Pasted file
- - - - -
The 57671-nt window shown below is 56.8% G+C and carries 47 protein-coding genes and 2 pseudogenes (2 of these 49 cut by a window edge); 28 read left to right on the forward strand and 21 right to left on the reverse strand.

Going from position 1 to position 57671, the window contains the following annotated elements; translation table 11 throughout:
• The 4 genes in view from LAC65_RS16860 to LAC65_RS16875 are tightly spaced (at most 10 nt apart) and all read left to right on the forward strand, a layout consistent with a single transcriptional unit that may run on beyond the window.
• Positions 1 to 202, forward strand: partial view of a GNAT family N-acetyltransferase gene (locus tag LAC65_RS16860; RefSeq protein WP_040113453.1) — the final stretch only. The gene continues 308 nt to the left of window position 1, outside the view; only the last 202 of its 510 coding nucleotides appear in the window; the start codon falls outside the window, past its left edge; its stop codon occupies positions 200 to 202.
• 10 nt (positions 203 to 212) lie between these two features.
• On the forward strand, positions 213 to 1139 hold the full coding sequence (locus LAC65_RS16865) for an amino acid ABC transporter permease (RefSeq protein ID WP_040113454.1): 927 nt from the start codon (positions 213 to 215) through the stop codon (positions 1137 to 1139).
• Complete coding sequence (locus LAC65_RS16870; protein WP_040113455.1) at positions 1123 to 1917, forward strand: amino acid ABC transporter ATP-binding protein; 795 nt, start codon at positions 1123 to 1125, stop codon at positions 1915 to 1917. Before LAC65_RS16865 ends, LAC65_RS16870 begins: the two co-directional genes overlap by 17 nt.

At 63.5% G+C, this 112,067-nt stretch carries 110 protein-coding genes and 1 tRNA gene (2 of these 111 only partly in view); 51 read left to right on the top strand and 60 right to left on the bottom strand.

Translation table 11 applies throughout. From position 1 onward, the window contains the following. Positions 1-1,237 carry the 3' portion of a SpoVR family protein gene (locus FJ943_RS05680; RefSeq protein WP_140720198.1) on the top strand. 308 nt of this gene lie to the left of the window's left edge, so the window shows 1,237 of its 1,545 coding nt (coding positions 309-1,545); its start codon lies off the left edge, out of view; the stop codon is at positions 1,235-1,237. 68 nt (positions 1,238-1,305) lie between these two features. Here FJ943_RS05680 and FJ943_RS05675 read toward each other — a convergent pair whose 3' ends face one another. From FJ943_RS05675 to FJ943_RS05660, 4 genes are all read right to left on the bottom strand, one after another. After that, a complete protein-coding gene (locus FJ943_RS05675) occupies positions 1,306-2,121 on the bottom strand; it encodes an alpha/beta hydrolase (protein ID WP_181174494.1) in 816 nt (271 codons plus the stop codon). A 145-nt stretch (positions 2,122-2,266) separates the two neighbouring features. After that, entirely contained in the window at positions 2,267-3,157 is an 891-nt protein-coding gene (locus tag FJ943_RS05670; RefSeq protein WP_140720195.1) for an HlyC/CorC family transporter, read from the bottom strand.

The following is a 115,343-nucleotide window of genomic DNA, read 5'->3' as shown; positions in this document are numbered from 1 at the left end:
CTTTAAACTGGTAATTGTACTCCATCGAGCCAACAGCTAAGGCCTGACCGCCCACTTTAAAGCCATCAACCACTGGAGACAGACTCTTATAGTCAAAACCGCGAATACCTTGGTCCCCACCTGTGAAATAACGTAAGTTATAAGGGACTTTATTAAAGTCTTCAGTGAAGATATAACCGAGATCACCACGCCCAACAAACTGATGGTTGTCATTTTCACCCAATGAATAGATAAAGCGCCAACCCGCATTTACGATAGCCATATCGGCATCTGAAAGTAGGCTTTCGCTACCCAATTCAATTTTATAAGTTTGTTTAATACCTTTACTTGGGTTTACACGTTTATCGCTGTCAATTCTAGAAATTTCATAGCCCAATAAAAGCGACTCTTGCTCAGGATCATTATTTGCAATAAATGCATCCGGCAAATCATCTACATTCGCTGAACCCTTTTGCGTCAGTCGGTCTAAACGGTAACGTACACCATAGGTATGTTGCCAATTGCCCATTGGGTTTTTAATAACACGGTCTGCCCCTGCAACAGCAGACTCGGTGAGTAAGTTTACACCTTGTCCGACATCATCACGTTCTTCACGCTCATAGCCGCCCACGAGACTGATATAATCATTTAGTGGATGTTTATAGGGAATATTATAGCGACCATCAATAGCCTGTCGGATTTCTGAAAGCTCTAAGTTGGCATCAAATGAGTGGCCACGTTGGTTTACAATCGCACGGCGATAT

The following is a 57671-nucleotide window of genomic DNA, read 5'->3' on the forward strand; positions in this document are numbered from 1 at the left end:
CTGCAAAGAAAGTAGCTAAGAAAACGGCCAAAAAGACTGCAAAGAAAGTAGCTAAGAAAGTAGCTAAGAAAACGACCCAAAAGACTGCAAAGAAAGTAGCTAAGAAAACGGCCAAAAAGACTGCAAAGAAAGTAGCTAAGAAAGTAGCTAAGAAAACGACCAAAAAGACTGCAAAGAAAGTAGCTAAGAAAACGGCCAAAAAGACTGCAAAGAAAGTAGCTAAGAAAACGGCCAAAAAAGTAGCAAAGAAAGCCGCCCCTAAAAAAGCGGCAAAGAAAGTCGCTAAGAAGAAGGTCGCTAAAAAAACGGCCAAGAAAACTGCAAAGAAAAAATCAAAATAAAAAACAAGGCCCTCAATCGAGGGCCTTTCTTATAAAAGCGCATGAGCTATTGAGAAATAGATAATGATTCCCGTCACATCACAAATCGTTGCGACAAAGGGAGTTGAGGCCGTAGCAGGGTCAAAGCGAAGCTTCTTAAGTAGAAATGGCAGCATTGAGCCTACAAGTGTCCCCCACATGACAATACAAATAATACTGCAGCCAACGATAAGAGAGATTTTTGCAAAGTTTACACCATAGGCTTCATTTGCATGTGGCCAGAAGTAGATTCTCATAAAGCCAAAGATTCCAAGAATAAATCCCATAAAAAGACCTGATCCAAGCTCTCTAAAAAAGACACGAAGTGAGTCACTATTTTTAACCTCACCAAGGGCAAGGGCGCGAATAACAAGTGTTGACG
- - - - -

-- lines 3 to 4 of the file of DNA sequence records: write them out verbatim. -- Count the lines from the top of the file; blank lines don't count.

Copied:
• The 4 genes in view from LAC65_RS16860 to LAC65_RS16875 are tightly spaced (at most 10 nt apart) and all read left to right on the forward strand, a layout consistent with a single transcriptional unit that may run on beyond the window.
• Positions 1 to 202, forward strand: partial view of a GNAT family N-acetyltransferase gene (locus tag LAC65_RS16860; RefSeq protein WP_040113453.1) — the final stretch only. The gene continues 308 nt to the left of window position 1, outside the view; only the last 202 of its 510 coding nucleotides appear in the window; the start codon falls outside the window, past its left edge; its stop codon occupies positions 200 to 202.